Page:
Lenky scores Billboard success again with Justin Bieber remake of Diwali Featured
"Branding of our music as Tropical House or whatever, doesn't matter to me, I just know that it is a Jamaican thing. We have a strong influence on the world stage right now, between the dancehall feel, the pulse and essence of the thing, it's Jamaican, so instead of debating what it is called just make music and enjoy this window of opportunity" he said.
Lenky said that the new dancehall sound that the international artistes are using "fuses the North American and European sounds with the Jamaican Dancehall grooves to create a hybrid sound which is not quite hardcore dancehall but is definitely dancehall at its core.” It's familiar to him as it was also a part of his creative process years ago resulting in the Diwali Riddim.
He has been riding a wave of success as his Diwali riddim was recently sampled in the runaway hit, 'Let Me Love You', the Justin Bieber-DJ Snake collaboration. The single is now #6 on the Billboard Hot 100 charts.
"It's great, just to know that Justin Bieber can take that whole vibe and create a top ten hit almost 14 years later. That's just cool, it was never something I expected when I made the Diwali Riddim" he said.
The Diwali riddim is considered a classic. The 2002 dancehall beat is characterized by syncopated clapping, and it was given the name Diwali for capturing the sprit of the popular Indian Festival of Lights which celebrates good concurring over evil, light over darkness. It eventually spawned three hits songs on the Billboard Hot 100 charts: Sean Paul hit #1 with 'Get Busy' while Lumidee peaked at #3 with 'Never Leave You' (Uh Oooh Uh Oooh) and Wayne Wonder’s hit 'No Letting Go' peaked at #11.
"Diwali used a different set of overdubs on each song, thats what made it unique and set it apart from other dancehall riddims in that time. The beat was just an experiment, I was just trying to make something different and the rest, is history," said Marsden, who is the founder of the Jamaica-based labels, 40/40 Productions and Diwali Records.
Marsden is also basking in the glow of success around Tory Lanez recent hit, “LUV” which is a remake of 'Everyone Falls in Love'. The single recently peaked at #19 on the Billboard Hot 100.
The riddim was originally made for Buju Banton’s hit, 'Up, Close and Personal’ produced by Donovan Germaine. It was a musical collaboration between Tony Kelly and ‘Lenky'. Devonte later came and asked for a riddim, and Coolie, an engineer from Pent House, gave it to him.
“The keyboard sound on “Everyone Falls in Love” is the same feel and style that I used earlier on the dancehall hit “Maniac”. Maniac was produced by Richie Stephens who was also on lead vocals for that track which also featured Bounty Killa," he said
He credits his friend David Cole who encouraged him to fine-tune his signature sound.
“With my good friend David Cole encouraging me to stick with my true sound, Richie (Stephens) was the first one to put out a song giving me the opportunity to express my keyboard style without conforming to the sound of the day and I will always appreciate that.”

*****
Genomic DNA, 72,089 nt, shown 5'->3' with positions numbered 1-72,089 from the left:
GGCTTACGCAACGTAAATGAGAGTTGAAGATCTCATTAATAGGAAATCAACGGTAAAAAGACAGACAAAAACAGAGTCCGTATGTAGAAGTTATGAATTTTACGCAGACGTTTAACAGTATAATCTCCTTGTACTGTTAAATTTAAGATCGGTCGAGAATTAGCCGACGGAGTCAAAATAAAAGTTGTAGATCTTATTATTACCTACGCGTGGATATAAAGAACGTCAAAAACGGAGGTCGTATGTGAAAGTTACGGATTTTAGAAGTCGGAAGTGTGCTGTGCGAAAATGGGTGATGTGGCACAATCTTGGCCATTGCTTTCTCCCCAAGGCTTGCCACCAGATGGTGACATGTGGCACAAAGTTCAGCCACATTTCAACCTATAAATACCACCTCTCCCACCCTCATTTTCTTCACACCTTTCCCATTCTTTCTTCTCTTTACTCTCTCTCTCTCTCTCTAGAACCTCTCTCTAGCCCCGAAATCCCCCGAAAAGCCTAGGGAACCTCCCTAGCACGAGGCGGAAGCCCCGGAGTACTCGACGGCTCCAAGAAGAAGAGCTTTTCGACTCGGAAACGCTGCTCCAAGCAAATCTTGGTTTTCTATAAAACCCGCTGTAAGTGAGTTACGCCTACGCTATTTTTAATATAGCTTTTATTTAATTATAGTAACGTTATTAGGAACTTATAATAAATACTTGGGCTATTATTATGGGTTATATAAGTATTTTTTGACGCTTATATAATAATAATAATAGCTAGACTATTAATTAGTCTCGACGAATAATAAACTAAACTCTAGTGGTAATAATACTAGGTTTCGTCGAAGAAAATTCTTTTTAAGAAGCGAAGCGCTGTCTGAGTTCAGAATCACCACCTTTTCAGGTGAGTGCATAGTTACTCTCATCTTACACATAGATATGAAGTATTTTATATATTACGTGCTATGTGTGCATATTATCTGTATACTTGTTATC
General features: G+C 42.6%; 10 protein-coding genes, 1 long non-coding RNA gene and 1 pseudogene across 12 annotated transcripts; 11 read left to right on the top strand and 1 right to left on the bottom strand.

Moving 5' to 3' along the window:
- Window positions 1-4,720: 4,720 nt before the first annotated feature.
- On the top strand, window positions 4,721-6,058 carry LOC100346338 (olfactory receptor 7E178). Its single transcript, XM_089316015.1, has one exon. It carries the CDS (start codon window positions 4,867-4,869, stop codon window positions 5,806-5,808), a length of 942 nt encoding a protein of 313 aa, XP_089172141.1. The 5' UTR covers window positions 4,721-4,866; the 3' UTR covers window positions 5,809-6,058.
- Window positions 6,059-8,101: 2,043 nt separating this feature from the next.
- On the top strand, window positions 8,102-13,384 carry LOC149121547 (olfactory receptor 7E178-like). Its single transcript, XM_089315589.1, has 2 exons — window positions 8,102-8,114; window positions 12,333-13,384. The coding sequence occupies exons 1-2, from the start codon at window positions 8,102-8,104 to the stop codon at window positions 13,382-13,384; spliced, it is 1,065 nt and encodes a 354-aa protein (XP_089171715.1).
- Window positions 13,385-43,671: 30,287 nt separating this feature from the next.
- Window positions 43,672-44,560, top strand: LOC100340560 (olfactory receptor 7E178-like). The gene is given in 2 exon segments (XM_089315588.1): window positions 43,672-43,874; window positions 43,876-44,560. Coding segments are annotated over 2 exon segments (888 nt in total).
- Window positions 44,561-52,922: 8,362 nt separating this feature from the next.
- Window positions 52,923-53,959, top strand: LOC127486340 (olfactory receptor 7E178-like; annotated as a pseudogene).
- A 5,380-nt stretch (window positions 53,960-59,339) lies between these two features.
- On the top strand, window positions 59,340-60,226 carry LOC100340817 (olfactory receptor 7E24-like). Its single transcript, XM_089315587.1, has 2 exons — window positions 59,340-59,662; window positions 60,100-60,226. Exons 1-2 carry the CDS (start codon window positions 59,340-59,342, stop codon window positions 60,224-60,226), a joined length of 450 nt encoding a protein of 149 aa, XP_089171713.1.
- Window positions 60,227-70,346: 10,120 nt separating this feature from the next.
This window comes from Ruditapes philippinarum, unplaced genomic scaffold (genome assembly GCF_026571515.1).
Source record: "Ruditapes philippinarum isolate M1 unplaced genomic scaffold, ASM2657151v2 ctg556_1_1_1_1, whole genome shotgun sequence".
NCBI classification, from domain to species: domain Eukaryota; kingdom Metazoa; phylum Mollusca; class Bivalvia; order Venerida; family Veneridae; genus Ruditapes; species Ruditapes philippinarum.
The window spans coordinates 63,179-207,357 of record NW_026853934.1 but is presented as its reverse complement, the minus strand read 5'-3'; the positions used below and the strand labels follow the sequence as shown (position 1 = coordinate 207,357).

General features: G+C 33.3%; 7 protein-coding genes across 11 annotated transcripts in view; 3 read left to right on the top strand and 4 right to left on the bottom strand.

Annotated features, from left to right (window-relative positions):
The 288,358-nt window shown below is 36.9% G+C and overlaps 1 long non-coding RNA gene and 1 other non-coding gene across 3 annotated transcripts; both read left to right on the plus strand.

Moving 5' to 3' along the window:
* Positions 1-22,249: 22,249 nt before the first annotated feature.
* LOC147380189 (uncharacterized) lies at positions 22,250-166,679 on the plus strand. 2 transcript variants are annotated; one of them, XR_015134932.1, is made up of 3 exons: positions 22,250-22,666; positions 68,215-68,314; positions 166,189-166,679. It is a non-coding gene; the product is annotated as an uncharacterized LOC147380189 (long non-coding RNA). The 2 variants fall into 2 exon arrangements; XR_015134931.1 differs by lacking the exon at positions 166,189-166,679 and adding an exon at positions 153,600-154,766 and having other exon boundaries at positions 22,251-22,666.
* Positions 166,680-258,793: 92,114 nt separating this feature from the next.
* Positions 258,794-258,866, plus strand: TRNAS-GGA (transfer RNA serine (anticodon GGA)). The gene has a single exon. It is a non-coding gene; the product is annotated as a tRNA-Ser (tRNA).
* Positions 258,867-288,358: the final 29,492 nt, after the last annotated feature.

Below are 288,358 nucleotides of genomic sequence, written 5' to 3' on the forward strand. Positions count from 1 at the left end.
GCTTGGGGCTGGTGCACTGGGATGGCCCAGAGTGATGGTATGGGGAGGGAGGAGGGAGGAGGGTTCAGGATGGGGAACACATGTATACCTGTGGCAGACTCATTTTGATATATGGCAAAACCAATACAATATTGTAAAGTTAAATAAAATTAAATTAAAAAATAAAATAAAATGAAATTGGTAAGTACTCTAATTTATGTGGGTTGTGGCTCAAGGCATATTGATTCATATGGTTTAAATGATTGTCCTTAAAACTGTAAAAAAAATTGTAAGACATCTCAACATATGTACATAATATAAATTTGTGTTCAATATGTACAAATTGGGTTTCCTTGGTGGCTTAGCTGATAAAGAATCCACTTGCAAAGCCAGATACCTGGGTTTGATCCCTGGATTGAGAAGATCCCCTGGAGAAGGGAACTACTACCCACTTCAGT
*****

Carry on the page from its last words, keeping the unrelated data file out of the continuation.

The same is true of the seminal Beenie Man and Chevelle Franklin’s hit single 'Dancehall Queen’ from the movie of the same name.
“The 'Dancehall Queen' song showcased my style of playing..it wasn't yet popular and later came out in my Diwali Riddim where I had complete creative control. I did the keyboard arrangement for "Everyone Falls In Love', and to hear a song remade with my style being reproduced is very gratifying," he said.
Tanto Metro and Devonte' song peaked at #88 on the Billboard charts in August 1999.
Nowadays Lenky works out of his studio “Area 39” where among other things he is working on a soon to be released EP with his son, Q Marsden, who is a vocalist that also plays the piano. Q’s current single is “Motion” and is available on iTunes. Also in the pipeline are solo projects with his lifelong friend Rohan 'Zumjay' Stephens and an instrumental project set for release early next year.
He is a satellite member of Sly and Robbie's Taxi Label, and still collaborates on projects. He cites Sly and Robbie as his "biggest inspirations” and has been working with them as far back as Maniac where Sly contributed the drum track.
"I don't give many interviews, I am not into publicity, that only overshadows my artistry. Musicians play music and when you play, it starts from the soul, inspiration comes from inside. Every great musician plays and practices relentlessly and at every opportunity, it is at this time that your brain wanders off, and you feel it and the creativity is unleashed," he said.
Marsden who has won multiple awards among them the 2004 ASCAP/PRS Songwriter of the Year, does not knock non-musicians who build riddims, but feels there is no shortcut to greatness.
"If you put in the work, you can make music that can last" he said
Latest from claude mills
Leave a comment
Make sure you enter all the required information, indicated by an asterisk (*). HTML code is not allowed.